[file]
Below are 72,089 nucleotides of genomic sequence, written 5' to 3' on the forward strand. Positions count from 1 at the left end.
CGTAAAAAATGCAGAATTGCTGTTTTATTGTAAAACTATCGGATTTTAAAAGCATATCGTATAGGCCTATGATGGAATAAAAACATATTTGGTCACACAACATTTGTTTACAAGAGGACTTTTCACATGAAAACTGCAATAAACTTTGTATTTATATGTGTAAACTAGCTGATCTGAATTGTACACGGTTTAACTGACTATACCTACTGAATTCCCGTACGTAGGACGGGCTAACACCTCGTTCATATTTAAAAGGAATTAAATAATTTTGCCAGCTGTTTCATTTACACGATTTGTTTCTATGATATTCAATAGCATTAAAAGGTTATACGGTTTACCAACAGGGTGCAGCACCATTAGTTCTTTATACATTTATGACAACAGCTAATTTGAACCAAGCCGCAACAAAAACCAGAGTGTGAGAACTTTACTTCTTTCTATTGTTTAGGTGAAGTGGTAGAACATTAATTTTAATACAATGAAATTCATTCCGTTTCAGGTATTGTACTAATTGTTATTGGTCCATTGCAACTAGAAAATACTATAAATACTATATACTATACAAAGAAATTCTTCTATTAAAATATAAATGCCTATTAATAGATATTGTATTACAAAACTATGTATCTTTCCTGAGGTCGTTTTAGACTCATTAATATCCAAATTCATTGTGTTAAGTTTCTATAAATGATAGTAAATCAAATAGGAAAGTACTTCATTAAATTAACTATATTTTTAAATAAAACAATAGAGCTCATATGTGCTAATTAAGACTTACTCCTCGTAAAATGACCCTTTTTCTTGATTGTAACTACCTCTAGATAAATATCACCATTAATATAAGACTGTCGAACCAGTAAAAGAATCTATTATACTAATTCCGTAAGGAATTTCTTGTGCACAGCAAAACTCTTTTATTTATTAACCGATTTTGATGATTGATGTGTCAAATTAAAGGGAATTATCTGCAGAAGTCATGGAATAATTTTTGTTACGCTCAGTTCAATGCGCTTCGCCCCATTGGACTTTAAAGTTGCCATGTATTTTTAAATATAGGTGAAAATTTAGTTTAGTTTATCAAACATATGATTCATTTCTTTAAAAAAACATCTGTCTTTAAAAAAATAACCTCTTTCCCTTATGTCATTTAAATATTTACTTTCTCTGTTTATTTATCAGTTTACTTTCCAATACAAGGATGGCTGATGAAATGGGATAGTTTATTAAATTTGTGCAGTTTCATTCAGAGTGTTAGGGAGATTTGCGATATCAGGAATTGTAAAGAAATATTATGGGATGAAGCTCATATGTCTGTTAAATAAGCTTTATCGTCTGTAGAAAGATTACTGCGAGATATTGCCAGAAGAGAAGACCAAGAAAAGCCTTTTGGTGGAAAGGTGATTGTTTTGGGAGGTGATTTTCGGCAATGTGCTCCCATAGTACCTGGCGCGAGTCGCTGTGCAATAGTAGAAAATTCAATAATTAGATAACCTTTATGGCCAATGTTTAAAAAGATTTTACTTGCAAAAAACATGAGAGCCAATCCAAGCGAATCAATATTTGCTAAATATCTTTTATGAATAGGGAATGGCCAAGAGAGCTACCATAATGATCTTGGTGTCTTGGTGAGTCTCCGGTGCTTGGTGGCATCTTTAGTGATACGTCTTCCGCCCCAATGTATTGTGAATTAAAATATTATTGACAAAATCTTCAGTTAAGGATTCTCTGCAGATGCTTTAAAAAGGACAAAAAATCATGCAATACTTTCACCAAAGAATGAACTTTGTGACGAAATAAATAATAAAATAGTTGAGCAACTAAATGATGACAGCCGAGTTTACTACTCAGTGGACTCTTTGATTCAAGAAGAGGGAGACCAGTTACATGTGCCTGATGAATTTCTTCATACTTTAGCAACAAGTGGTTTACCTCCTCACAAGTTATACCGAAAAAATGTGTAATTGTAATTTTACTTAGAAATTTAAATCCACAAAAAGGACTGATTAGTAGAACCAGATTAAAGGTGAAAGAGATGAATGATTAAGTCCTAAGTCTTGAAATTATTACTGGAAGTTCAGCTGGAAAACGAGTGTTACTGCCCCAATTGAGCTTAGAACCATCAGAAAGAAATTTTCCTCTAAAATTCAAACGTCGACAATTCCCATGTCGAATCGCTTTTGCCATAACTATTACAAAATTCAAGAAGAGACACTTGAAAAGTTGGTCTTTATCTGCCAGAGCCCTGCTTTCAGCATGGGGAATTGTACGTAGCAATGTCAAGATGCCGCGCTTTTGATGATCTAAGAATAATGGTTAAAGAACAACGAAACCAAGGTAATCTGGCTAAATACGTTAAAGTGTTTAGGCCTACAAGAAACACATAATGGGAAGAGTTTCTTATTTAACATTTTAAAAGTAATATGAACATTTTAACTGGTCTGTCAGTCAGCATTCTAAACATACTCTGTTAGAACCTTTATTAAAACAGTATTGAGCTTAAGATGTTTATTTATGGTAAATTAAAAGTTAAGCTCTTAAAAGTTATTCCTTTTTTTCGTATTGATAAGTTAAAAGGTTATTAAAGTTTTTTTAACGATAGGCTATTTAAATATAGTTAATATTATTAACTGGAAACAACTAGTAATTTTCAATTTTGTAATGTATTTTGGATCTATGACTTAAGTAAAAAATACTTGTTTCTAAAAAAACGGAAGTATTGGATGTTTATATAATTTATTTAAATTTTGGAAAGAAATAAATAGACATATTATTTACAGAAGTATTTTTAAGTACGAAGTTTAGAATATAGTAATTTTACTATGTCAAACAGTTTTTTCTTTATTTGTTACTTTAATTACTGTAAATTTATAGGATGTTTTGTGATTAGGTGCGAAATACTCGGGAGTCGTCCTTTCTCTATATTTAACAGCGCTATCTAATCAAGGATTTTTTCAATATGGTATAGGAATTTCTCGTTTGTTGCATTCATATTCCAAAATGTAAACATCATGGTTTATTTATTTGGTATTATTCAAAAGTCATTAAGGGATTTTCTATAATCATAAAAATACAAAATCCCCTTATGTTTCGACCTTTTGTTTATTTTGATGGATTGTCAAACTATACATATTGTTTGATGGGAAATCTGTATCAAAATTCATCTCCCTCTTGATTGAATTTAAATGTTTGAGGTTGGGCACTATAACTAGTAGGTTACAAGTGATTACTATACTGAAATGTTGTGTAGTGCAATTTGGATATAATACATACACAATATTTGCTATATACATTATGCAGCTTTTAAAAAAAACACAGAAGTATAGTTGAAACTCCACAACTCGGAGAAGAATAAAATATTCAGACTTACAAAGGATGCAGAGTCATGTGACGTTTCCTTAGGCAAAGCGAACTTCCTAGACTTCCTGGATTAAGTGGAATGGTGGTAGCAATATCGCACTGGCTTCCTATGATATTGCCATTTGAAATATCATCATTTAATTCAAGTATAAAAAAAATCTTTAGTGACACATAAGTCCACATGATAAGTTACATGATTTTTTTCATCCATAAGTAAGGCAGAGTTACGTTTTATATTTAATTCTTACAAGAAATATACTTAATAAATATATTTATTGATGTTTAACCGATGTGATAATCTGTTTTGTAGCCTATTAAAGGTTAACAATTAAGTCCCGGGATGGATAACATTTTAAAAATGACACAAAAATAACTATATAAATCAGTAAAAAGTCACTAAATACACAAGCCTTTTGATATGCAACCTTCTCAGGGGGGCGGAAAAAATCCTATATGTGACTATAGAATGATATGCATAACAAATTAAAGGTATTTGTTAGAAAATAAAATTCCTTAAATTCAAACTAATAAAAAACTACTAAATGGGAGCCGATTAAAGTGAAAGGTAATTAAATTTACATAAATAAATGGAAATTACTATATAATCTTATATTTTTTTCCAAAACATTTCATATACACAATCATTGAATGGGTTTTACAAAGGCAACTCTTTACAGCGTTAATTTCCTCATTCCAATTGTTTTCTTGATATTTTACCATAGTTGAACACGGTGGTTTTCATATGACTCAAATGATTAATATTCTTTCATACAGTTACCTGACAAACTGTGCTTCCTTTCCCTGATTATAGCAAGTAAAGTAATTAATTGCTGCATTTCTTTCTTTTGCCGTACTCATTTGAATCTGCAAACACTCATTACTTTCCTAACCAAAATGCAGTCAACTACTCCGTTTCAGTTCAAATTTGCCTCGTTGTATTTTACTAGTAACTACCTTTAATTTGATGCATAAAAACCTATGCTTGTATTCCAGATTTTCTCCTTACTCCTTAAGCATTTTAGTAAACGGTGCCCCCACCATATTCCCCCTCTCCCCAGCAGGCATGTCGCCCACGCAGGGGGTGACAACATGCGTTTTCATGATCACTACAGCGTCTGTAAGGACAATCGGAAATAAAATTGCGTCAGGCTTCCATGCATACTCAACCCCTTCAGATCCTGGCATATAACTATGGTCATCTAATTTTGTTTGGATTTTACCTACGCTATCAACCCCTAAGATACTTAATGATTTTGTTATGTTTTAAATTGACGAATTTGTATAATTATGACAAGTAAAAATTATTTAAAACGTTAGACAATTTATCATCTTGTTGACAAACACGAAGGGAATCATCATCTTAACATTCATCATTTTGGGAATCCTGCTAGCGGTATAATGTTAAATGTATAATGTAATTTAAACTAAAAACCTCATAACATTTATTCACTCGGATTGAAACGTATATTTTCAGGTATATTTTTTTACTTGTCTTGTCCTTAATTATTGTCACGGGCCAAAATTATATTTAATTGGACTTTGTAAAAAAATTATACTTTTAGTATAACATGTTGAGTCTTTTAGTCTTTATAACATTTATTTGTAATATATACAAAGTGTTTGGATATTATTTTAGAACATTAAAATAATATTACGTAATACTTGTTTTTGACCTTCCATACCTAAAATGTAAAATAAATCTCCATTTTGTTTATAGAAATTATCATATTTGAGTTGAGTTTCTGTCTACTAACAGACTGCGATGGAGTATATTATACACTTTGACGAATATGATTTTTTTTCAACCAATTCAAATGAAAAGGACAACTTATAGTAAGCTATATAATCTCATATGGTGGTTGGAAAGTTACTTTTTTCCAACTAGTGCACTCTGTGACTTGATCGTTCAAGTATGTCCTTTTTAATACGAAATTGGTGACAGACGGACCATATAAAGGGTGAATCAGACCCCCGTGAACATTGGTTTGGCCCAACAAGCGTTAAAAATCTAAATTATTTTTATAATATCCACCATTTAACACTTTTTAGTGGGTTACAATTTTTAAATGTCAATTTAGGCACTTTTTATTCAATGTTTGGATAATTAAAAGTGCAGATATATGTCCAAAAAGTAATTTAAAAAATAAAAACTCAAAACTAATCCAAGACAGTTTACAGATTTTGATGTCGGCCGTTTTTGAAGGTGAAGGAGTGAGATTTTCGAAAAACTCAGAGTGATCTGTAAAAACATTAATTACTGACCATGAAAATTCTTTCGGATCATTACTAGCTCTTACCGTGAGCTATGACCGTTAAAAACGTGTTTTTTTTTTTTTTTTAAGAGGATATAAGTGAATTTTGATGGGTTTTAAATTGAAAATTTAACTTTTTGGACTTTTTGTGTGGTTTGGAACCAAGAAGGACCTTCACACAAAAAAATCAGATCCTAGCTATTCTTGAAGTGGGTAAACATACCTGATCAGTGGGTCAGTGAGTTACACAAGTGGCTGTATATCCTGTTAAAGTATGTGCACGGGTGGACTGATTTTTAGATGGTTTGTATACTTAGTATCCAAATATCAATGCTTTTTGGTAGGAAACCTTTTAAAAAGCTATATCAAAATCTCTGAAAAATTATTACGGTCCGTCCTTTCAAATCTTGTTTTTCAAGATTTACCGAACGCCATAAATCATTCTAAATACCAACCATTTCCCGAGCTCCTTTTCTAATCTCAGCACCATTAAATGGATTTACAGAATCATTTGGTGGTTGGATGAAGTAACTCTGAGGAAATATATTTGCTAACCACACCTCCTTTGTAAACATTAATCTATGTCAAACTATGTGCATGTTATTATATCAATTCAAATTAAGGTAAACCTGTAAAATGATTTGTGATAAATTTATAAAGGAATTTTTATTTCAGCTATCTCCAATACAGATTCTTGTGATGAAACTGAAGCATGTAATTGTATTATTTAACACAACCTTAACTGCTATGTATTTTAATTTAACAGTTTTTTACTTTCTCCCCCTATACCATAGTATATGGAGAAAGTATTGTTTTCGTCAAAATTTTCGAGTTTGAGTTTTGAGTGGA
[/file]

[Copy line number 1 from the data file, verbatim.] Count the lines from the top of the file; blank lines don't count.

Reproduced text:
Below are 72,089 nucleotides of genomic sequence, written 5' to 3' on the forward strand. Positions count from 1 at the left end.